Sure, it’s possible Congressman Emmer is a smirking hatemonger, but we’d need something a little more solid than his letter to go on. Distressed by what he deemed a false accusation, this Jewish rabbi quickly jumped to the congressman’s defense, calling him “a true friend of the Jewish community and of the U.S.‑Israel relationship”. Emmer’s letter made no reference to the ethnicity of the deep-pocketed billionaires in question, so the accusation of antisemitism was based entirely on his use of their names, which was apparently considered grossly prejudicial.

In any case, if billionaires, Jewish or otherwise, don’t want to be criticized for buying control of Congress, maybe the thing to do is ... not try to buy control of Congress. But the exercise in misdirection did its job. The story became Emmer’s letter rather than the legal and ethical questions it raised.

Rhetoric and Truth

Genuine racial hatred is a terrible thing, and there is plenty of real antisemitism out there to complain about: synagogues with smashed windows in Germany or burning in Duluth; Imams in Gaza talking freely about “total extermination” of the Jewish people; the stabbing of a Boston rabbi. One of the frequent concerns voiced by members of the Jewish community is that frivolous accusations of antisemitism hurt the very people they are supposed to be defending. Hershel D. Lutch writes, “If all conduct critical of any Jew is anti-Semitic, then the term ‘anti‑Semite’ loses its teeth and becomes just another meaningless expression. Watering down the definition of anti-Semitism is done at great risk to our community.”

He is not wrong. The fact is that accusations of antisemitism have become a powerful rhetorical device wielded irresponsibly and unfairly by Left and Right alike to demonize their political opponents and disqualify their arguments without allowing them a hearing. But Christians operate on the principle that “Every charge must be established by the evidence of two or three witnesses.” Inference, innuendo and supposition are not only inadequate but inappropriate tools for believers. We should have no part in either initiating or perpetuating unproven rumors of antisemitism, whatever the reason. The examples cited above, which are only a tiny fraction of those which could be produced, should encourage us to give the benefit of the doubt to those accused of antisemitism on the basis of conjecture or convenience, and to be careful we do not become marks for the magicians in the media who are seeking to manage our attention.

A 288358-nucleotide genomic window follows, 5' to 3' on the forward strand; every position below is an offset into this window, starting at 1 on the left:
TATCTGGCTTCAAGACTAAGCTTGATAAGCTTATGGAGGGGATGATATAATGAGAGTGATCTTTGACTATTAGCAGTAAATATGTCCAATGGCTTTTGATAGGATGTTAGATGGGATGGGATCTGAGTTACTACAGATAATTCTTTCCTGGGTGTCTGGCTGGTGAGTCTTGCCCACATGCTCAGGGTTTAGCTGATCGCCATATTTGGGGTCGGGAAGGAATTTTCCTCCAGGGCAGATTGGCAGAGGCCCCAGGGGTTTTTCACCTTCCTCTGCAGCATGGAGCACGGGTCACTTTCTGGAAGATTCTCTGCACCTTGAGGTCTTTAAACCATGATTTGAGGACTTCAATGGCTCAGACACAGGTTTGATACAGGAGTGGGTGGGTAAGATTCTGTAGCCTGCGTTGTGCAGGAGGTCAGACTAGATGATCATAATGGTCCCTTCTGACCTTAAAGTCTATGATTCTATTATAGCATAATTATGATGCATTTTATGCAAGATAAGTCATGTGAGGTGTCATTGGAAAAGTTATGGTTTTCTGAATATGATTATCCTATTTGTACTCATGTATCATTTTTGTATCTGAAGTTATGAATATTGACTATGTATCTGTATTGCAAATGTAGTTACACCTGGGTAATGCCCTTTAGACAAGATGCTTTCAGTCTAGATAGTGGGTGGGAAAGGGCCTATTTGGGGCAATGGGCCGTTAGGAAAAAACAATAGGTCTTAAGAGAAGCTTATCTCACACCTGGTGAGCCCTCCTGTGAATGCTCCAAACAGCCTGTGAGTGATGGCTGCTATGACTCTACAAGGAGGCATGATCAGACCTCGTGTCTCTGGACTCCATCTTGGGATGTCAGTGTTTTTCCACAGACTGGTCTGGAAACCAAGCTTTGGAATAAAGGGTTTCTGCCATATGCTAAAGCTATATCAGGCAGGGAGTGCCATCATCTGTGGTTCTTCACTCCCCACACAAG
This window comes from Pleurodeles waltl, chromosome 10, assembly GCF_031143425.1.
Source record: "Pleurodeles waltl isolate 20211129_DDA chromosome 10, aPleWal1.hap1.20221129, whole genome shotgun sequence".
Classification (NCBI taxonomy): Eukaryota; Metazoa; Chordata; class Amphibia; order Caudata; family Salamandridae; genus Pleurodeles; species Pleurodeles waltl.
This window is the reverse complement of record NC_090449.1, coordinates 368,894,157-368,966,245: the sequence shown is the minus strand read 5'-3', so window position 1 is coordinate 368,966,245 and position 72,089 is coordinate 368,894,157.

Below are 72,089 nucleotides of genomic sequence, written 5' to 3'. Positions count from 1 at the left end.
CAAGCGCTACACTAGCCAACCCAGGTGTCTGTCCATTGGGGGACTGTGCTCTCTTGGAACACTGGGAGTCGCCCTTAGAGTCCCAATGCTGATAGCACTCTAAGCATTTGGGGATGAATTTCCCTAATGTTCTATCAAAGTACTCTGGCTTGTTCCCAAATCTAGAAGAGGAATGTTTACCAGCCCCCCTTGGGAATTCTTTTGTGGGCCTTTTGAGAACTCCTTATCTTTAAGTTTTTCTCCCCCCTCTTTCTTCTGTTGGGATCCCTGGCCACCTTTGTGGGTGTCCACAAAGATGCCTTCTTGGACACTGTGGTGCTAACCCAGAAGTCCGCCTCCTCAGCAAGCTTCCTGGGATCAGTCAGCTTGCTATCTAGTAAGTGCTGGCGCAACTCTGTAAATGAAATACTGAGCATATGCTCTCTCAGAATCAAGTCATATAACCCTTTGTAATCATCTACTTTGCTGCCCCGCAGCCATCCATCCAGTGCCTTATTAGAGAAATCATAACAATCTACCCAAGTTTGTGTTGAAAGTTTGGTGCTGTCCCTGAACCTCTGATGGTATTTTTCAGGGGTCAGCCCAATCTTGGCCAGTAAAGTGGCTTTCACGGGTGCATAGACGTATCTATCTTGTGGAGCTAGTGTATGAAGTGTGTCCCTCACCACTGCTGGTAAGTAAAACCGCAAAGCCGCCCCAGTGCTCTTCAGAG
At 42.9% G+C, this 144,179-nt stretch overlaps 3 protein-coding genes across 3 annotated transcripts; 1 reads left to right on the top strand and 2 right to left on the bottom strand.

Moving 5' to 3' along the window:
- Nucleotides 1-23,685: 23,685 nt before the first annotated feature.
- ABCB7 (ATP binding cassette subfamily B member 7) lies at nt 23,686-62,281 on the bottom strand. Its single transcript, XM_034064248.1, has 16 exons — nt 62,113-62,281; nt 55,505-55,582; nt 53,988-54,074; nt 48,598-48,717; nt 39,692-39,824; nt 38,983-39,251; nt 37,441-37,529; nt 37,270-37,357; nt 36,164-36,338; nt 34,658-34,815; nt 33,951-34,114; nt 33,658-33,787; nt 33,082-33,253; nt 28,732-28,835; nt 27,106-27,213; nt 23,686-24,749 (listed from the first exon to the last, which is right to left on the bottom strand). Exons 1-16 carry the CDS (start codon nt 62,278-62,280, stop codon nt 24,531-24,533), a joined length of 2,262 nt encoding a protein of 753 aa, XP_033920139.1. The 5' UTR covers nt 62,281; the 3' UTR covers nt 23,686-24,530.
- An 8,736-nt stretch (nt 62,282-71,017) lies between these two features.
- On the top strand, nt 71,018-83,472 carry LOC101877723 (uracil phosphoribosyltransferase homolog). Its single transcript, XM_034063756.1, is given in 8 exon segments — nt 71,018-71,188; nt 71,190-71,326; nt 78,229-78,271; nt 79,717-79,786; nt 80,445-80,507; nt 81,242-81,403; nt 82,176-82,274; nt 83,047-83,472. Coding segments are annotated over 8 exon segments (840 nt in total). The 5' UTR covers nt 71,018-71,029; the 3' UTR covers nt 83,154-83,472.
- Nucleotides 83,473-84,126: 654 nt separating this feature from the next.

Worse and Worser

Furthermore, even if a person making claims about the conduct of any particular Jew or Jews can be demonstrated to be a flaming antisemite, it tells us nothing whatsoever about the truth or falsehood of what he is alleging. Those must be established on an evidentiary basis, and refusing to investigate a complaint against a Jew simply because holding him to the same standards as everyone else might open us up to an accusation of racism is no more moral than being an antisemite. As God put it to Moses, “Keep far from a false charge, and do not kill the innocent and righteous, for I will not acquit the wicked.” If God does not acquit the guilty, it is dangerous practice for us to do it.

So then, if Raphael Golb was a criminal, he deserved to go to jail whether or not his accuser was an antisemite. If the Palestinians are indeed suffering unreasonably at the hands of an Israeli government, how is that injustice mitigated in any way by the prejudices of the person bringing their plight to public attention? If billionaires are using their bank balances to subvert democracy, how does a whistleblower’s opinion of their ethnicity factor into it at all? The fact is that it does not.

The vast majority of today’s accusations of antisemitism are attention management devices. They have no bearing on the question at hand. Don’t fall for the misdirection.